- How do you define your current intellectual project?
- At the moment I am lucky to be involved in various international projects focusing on themes related to European welfare and values. Also, I am excited to run a research project, funded by the Academy of Finland (2008-2011), that involves a great group of five doctoral and post-doc researchers; our focus is to study the role of religion in today´s transforming scene of solidarity. Personally, at the moment most of my texts concern altruism and helping behavior, and its connections to happiness and religiosity. Next step, starting from this late autumn will take me more towards large institutional contexts; e.g., corporate social responsibility of large Finnish corporations. I am interested in studying both large companies, and majority Churches, (two very different cases!) as reference points of trust and welfare; e.g., in Finland people pose very high expectations on the "goodness" of these institutions. I am interested in taking these cases then also to theoretical directions; may we be facing something here that Charles Taylor has called "search for horizons of significance".
- What role or function do you think church and social studies should have in the 21st century?
This definitely is a topic that is becoming more and more central; we can just take a look at, for instance, global politics. Similarly, at the individuals level our expertise are needed: religion has not vanished even if in some contexts it has strongly been privatised ( - and even private matters always affect our public action!). Our challenge - and our possibility! - as scholars of this exciting field is interdisciplinarity: how to connect our studies, views, and expertise both to academia in other fields (e.g., political science and sociology today definately need to take religious phenomena into account) and to wider audience (e.g., media, policy making). Our topic, at least in the Nordic countries, has been somewhat too stuck into theological faculties; wider co-operation is needed too.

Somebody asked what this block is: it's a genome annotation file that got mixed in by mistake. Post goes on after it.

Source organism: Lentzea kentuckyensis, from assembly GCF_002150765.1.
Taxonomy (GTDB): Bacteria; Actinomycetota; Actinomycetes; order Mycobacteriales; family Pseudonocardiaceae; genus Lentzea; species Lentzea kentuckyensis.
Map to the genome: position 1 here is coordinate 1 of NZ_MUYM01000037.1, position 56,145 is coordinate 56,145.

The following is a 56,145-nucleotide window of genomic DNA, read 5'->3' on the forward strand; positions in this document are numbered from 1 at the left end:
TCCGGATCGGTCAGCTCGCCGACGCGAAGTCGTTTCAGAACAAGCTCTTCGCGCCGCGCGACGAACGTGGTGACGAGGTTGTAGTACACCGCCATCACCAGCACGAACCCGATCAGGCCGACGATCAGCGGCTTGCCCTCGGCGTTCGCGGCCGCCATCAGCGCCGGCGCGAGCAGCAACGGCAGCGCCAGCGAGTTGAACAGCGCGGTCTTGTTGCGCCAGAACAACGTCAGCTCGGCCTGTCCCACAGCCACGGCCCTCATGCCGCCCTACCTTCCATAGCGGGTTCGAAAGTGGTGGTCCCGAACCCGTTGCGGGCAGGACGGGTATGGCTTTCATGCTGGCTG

- What is your view on research prizes like the Nils Klim Prize?
Their role particularly for younger scholars cannot be overstated! The spectrum and variety of high-quality research today, however, is so very versatile that we actually would need more such prizes to acknowledge the great, fascinating research done in various contexts. I can personally tell that the amount of motivation and inspiration - and gratitude - that such respected strongly internationally-oriented prize as the Nils Klim prize gives to a young scholar is immense! I still cannot really believe this excellent news being true - and I will surely cherish it for years to come. I have been happy and lucky to achieve positive matters during the last ten years, such as secure funding for research, but this surely is the biggest achievement of all!